Below is the text of the written answers relating to Prime Minister’s Question Time from 15th February 1993.
Mr. Peter Bottomley : To ask the Prime Minister what provisions govern the imposition of no-smoking policies by operators of (a) trains, (b) aeroplanes, (c) buses and (d) taxis.
The Prime Minister : The Government believe that decisions on whether or not smoking should be permitted on public transport are a matter for the operators concerned.
On the railways, British Rail has the power to ban smoking by virtue of British Rail byelaw 20. On the London Underground, smoking is banned under a London Transport byelaw made under section 67 of the Transport Act 1962, as amended by paragraph 5(1) of schedule 3 to the Transport (London) Act 1969 and section 37 of the Transport Act 1981.
Under article 53 of the Air Navigation Order 1989, the commander of an aircraft is empowered to decide on whether passengers should or should not be allowed to smoke.
Bus operators are entitled to ban smoking on their vehicles under section 6 of the Passenger Service Vehicles (Conduct of Drivers, Inspectors and Passengers) Regulations 1990.
There are no statutory provisions for taxi drivers to ban smoking in their vehicles. In line with their commitment in the “Health of the Nation” White Paper, the Government have undertaken to seek an opportunity to amend the relevant legislation to allow them to do so.
Mr. Conway : To ask the Prime Minister what action the Government take to ensure that individuals known to the Foreign and Commonwealth Office to have been mercenary soldiers to whom consular advice or assistance has been given are notified to the Ministry of Defence.
The Prime Minister : The Ministry of Defence would not expect the Foreign and Commonwealth Office to notify them routinely of individuals who had sought consular advice or assistance, unless there were reason to believe that the individual concerned might be a serving or former member of the armed forces.
Mr. Llew Smith : To ask the Prime Minister if he will make it his policy to raise the matters of nuclear weapons testing, nuclear reprocessing and the international trade in nuclear explosive materials during his meeting with President Clinton on 24 February.
The Prime Minister : I expect to have wide ranging discussions with President Clinton and members of his Administration.
Mr. Llew Smith : To ask the Prime Minister how members of the public can contribute to the Scott inquiry.
The Prime Minister : Members of the public who have information to contribute to the inquiry may write direct to Lord Justice Scott at 1 Palace Street, London, SW1E 5HE.
Mr. Llew Smith : To ask the Prime Minister what resources Her Majesty’s Government have made available to the Scott inquiry to pay for travel costs, overnight accommodation and subsistence of witnesses invited from (a) the United Kingdom and (b) abroad.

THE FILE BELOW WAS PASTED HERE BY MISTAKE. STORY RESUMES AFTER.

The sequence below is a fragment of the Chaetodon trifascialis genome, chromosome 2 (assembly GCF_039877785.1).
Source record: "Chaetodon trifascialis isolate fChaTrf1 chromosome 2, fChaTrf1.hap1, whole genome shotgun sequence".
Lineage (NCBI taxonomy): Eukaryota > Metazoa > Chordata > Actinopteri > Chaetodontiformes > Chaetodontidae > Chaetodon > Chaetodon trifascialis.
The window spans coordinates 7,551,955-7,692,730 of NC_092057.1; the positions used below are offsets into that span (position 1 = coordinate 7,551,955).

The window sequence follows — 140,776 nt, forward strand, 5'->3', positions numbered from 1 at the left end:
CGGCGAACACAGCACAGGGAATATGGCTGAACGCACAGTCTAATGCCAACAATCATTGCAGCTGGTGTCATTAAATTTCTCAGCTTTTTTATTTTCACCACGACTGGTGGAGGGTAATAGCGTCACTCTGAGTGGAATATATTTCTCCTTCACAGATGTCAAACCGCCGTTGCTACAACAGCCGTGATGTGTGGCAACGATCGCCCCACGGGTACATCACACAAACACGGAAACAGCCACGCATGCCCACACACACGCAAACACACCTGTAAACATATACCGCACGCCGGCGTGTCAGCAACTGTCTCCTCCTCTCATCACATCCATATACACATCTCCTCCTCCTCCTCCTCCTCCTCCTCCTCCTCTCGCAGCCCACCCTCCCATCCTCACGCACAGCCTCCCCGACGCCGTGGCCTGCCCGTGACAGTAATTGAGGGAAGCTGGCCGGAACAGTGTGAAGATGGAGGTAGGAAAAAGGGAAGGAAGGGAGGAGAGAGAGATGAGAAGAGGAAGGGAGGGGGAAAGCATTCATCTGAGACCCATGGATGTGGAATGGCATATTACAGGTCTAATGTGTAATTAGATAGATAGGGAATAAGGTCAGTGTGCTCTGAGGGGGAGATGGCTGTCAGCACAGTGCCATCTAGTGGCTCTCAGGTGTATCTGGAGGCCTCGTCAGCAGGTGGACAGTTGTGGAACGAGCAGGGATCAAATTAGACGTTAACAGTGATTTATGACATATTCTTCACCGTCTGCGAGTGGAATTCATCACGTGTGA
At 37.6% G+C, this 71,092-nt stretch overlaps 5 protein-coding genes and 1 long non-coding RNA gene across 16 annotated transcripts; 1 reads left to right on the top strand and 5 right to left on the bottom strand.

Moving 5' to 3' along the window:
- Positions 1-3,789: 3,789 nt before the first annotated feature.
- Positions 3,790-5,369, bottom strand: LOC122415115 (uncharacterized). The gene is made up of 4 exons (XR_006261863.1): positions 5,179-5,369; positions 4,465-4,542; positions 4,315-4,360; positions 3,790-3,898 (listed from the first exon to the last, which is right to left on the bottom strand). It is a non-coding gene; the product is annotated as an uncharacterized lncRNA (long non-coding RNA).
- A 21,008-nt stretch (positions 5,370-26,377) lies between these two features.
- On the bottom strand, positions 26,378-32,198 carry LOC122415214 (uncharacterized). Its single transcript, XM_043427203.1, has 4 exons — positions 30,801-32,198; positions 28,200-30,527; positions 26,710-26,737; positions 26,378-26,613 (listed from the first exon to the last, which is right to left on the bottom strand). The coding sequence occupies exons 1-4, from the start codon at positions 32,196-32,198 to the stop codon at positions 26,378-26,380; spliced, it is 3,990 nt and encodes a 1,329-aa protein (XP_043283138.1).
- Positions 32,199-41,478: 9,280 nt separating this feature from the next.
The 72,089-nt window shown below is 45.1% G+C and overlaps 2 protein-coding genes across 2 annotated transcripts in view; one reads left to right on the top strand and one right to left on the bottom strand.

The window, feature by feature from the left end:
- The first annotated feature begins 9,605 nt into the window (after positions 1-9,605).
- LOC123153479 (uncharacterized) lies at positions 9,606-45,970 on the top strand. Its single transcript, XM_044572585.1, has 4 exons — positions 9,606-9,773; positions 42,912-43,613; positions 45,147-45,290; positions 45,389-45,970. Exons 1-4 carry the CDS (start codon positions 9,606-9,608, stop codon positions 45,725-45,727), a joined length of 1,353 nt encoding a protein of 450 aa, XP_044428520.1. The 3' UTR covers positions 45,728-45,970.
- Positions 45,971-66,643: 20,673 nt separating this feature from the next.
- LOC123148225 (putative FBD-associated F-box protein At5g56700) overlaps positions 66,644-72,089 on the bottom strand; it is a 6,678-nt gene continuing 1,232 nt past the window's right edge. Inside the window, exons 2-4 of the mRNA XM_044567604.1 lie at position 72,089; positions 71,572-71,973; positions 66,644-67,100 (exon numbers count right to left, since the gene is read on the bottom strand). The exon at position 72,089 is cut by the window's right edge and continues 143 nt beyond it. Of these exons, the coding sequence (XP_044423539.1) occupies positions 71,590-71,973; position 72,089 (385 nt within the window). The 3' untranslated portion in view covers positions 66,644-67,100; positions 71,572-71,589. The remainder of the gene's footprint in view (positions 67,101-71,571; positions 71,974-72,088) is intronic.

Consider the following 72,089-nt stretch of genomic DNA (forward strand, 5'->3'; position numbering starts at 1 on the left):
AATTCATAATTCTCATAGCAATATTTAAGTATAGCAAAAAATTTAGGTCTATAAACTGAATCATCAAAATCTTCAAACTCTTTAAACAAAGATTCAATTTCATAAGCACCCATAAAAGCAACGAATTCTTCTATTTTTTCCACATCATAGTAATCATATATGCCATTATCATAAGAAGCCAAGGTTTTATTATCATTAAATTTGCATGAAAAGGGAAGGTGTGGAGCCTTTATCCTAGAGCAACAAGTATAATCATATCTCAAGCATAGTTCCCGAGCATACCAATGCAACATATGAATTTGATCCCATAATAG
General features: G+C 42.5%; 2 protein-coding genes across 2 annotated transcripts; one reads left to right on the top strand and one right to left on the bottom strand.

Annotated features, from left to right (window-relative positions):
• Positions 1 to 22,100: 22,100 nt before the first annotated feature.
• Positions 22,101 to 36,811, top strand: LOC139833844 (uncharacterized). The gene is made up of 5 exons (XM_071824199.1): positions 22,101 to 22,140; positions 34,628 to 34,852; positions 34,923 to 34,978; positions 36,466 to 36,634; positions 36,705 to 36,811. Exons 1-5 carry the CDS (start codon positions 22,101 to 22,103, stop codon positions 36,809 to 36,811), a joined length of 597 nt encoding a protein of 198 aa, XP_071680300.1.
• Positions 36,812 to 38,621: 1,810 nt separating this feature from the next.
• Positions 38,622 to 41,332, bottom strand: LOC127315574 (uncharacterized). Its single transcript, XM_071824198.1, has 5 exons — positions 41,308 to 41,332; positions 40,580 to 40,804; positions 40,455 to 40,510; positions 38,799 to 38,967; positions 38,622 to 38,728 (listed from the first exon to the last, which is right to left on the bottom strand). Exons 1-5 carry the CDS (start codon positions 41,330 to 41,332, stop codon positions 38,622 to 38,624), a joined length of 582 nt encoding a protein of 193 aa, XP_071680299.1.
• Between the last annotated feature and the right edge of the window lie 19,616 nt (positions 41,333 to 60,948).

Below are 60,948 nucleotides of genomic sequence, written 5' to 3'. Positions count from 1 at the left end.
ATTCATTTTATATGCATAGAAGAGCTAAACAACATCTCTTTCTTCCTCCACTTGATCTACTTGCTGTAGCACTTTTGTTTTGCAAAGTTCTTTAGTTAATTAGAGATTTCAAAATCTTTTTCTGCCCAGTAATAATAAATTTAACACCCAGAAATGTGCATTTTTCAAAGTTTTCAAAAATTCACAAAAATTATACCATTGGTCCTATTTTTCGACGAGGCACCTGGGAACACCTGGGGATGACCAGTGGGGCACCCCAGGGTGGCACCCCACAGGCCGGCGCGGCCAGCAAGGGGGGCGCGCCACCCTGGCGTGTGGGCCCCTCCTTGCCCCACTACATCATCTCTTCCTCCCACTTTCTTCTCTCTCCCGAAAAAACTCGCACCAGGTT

The Prime Minister : Lord Justice Scott will be provided with the resources that he considers necessary to conduct his inquiry.
World Summit for Children
Mr. Battle : To ask the Prime Minister what specific targets his Government are setting for itself in terms of allocating resources for clean water, sanitation and basic education, in light of agreements made at the world summit for children.
The Prime Minister : In the financial year 1991-92, one quarter of our bilateral aid to developing countries allocatable by sector was spent on clean water, sanitation and education.
Mr. Ancram : To ask the Prime Minister what responsibilities the Department of Trade and Industry has for trade and industry in rural areas.
The Prime Minister : The Department of Trade and Industry and its regional offices liaise closely in the delivery of services with other Government Departments and agencies where necessary. This includes the Department of the Environment which has responsibility for rural development policy and the Rural Development Commission.
Coastal and Marine Issues
Mr. Hinchliffe : To ask the Prime Minister if he will unify departmental responsibility for coastal and marine matters including incidents of oil pollution.
The Prime Minister [holding answer 12 February 1993] : No. The present division of responsibilities within Government for coastal and marine matters provides a comprehensive system of management. Coastal issues cannot be artificially isolated from the mainstream of policy-making across Government. Responsibility for preventing and responding to marine pollution lies clearly with the Department of Transport, which liaises with other Departments as appropriate.
Mr. Hinchliffe : To ask the Prime Minister what discussions he has had with his EC partners concerning transfer of undertakings and protection of employment regulations.
The Prime Minister [holding answer 12 February 1993] : The Transfer of Undertakings (Protection of Employment) Regulations 1981 implement the EC acquired rights directive 1977. The European Commission is expected to make proposals to revise the directive shortly.
Mr. Dalyell : To ask the Prime Minister, pursuant to his answer of 9 February, Official Report, column 551, what use has been made of the book by his Office; and what account the Government have taken of the substance of the final chapter of the book in considering possible prosecutions arising out of the case.
The Prime Minister [holding answer 12 February 1993] : The matters discussed in the book are the subject of Lord Justice Scott’s inquiry. It is necessary to await the judge’s report and recommendations.